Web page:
Enthusiastic congratulations to SPORTS ILLUSTRATED upon that marvelous Olympic Preview Issue (SI, Nov. 19). It embodies an advance report which is staggeringly comprehensive and exceedingly well done, and the Bannister article is superb; perhaps its author should be a writer instead of a doctor—or at least in addition to.
You may wonder why this note is coming to you from Arizona rather than Australia. Through very bad management I picked the present as a period in which to be obliged to take an enforced vacation; accordingly, I am now the world's most reluctant absentee from Melbourne and the one U.S. Olympic official party member who isn't there.
But, with your able help I hope and expect to gain full information on everything that takes place at the 1956 Olympics.
U.S. Olympic Committee
Your Olympic Preview Issue will remain part of my permanent sports library long after I have used it for comparison with the actual results from Melbourne.
It is truly a superb job.
Chairman, National AAU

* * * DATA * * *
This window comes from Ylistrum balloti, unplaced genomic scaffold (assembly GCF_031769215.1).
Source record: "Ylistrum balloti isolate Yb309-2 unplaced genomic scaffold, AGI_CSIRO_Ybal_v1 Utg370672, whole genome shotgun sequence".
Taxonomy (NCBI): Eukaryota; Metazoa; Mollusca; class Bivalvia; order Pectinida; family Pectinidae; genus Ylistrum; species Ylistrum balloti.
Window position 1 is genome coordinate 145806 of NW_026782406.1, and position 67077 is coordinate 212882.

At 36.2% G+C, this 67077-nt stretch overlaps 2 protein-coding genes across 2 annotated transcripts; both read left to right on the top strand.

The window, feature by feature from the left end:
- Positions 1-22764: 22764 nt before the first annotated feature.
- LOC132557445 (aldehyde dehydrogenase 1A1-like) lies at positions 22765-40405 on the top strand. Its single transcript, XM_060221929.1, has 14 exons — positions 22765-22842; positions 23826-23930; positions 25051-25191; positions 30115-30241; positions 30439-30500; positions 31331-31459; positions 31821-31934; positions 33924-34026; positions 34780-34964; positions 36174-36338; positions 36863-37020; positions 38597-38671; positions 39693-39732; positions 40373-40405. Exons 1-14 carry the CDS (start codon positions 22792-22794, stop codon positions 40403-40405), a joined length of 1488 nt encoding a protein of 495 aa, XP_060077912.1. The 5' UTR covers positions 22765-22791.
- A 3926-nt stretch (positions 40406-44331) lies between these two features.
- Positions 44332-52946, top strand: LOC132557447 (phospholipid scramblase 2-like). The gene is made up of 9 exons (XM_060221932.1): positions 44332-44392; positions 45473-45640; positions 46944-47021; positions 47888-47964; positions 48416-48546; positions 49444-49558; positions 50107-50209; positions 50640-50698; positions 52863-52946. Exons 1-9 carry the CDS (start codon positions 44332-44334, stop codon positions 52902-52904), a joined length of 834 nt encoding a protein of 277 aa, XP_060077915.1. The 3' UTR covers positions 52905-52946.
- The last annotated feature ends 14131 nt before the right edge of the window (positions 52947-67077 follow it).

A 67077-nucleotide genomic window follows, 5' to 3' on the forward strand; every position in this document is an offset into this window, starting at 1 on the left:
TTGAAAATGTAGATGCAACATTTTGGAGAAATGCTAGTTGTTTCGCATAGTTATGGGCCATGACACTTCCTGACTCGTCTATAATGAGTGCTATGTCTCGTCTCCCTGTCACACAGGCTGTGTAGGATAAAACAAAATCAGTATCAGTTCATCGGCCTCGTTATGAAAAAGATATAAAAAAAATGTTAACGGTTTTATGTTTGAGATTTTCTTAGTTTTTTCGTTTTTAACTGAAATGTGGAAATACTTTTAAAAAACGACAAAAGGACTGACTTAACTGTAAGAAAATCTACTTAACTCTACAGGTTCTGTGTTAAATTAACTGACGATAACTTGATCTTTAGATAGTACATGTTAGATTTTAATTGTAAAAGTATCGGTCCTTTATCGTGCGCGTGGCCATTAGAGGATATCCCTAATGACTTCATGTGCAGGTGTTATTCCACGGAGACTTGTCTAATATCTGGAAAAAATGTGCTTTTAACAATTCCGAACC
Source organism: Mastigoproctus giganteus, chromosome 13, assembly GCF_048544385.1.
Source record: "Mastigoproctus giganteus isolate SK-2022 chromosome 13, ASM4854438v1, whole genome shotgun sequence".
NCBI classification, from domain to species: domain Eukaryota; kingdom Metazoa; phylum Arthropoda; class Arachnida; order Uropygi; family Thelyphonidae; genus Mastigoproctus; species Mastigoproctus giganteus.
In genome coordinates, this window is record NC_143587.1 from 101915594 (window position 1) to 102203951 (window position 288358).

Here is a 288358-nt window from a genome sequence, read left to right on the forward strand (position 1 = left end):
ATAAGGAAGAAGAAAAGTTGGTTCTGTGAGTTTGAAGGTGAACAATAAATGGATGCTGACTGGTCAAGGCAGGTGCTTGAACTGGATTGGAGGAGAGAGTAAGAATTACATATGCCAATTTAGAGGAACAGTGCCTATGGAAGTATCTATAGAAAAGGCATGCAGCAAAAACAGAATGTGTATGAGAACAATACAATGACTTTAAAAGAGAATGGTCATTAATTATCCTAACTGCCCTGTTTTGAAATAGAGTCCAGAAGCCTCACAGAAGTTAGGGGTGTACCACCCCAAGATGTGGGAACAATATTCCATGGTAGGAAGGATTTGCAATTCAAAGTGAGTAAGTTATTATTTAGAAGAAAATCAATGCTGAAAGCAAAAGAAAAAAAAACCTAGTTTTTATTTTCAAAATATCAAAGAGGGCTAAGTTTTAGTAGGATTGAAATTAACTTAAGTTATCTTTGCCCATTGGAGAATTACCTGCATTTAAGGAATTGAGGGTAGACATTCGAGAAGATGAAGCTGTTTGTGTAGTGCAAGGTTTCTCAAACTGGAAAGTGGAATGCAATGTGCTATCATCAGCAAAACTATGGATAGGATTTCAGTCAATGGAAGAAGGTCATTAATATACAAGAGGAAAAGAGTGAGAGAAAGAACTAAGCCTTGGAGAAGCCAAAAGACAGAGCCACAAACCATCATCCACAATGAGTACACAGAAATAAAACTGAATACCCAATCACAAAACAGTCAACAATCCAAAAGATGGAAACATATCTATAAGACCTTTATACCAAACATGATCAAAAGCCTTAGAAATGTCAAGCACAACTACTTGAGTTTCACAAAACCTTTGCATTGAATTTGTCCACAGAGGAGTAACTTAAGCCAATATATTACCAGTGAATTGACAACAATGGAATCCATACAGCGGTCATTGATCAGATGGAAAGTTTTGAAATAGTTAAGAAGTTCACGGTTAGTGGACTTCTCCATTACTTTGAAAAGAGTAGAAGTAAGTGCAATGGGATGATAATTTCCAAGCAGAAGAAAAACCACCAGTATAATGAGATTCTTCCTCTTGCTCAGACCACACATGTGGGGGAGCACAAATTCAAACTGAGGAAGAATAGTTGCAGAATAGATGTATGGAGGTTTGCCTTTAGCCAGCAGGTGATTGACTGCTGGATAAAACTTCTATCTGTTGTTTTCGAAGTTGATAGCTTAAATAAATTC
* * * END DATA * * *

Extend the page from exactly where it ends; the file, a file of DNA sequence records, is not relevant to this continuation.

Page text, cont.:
Track and Field Committee
WORLD IN CHAOS
This year the Olympic Games take place in a chaotic world. As the athletes disembarked from their planes and ships in Australia, the news from Suez and Budapest could not have been more disturbing. There was doubt that the Games would even take place. Yet, as you said in your Olympic Preview Issue, "a vast part of the world clings...to the stubborn conviction that the Games should go on...."
We may thank God for that stubborn conviction. For, as the Games progress, they give the lie to those who saw "absurdity" in "the idealistic concept of the Olympiad." No Olympiad has been so free of "unsportsmanlike conduct," so free of jingoism and official squabbling, so free of tension-making incidents (such as Hitler's ignoring of the great champion Jesse Owens at the 1936 Games).
Conversely, I can remember no Games which, in their friendly competition, in their opportunity for friendly intercourse between individuals and nations, have seemed to better advance the cause of world peace. And this at a time when the hopes for peace are at low ebb.
To me, at least, the XVI Olympiad of the modern era stands as a monument to man's stubborn and never-ending quest for peace and brotherhood. It seems that few statesmen in recent months have done as much to advance the interests of peace as have the athletes and officials participating in the "children's games" at Melbourne.
I hope nothing will now happen to make me retract my enthusiasm for this year's Olympic Games. If the spirit of the first weeks of the Games persists, I see no need for concern.